Nearly all Americans – 91% – own cell phones, and they’re using their mobile devices to do a lot more than make phone calls, according to results of a survey carried out by the Pew Internet & American Life Project. At 81%, sending and receiving text messages was among the most popular cell phone activities, followed by accessing the Internet (60%) and sending or receiving email (52%).
According to a press release, Pew project researchers also found that:
- 50% download apps, up from 22% in 2009
- 49% get directions, recommendations, or other location-based information
- 48% listen to music
- 21% participate in a video call or video chat, triple the number since May 2011
- 8% “check in” or share their location
Younger adults ages 18-29, those with college educations, the more affluent, and urban and suburban residents are especially likely to use their cell phones in a variety of ways, according to the Pew Center research team.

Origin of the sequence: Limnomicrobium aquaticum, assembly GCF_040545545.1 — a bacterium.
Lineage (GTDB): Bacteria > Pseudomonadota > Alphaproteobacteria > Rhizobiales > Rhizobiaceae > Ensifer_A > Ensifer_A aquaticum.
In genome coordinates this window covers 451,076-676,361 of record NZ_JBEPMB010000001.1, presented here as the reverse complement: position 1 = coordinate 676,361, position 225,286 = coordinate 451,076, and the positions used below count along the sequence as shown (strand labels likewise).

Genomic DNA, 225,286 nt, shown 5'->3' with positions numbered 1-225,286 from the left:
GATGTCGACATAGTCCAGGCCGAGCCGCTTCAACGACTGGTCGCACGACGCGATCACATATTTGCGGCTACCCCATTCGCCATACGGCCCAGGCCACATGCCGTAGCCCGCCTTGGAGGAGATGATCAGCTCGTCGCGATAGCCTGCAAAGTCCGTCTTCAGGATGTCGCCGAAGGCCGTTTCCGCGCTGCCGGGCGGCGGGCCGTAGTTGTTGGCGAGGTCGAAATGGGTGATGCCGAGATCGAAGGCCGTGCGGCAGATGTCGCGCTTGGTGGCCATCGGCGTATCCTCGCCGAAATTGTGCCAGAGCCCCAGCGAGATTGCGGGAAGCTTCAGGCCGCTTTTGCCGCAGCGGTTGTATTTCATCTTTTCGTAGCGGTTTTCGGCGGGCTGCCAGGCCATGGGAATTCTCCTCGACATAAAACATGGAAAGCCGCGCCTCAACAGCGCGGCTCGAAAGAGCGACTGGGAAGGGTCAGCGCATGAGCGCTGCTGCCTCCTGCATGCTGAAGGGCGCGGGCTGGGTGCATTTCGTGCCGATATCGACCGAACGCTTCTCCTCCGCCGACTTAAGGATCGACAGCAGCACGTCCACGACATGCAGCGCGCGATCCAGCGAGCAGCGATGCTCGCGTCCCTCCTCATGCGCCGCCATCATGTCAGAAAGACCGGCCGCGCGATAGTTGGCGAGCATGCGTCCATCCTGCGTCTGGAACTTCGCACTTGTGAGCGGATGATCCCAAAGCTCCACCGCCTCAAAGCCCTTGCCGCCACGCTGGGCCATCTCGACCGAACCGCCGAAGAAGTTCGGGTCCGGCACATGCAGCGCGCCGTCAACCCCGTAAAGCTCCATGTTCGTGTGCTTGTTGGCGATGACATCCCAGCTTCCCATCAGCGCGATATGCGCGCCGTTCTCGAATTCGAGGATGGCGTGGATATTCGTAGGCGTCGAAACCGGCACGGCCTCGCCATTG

Ninety-seven percent of younger U.S. adults and 94% of those 30-49 use their cell phones to send and receive text messages, according to survey results. That dropped to 75% among those 50-64 and 35% for those over 65.
Eighty-six percent and 85% of cell phone owners with at least a college degree or some college, respectively, use their cell phones to do more than make phone calls as compared to 77% of high school grads and 71% of those with no high school diploma, Pew project researchers found.
Breaking out responses according to household income, 88% of those earning between $50,000 and $75,000 or more annually engage in multiple activities with their cell phones. That compares to 80% for households with incomes between $30,000 and $49,999, and to 78% of those earning less than $30,000 per year.
Researchers also found that 82% of both urban and suburban residents use their cell phones for multiple purposes. That compares with 76% of rural residents.
Pew Internet & American Life researchers surveyed nearly 2,100 U.S. cell phone owners between April 17-May 19, 2013 in gathering data for the project’s Spring Tracking Survey.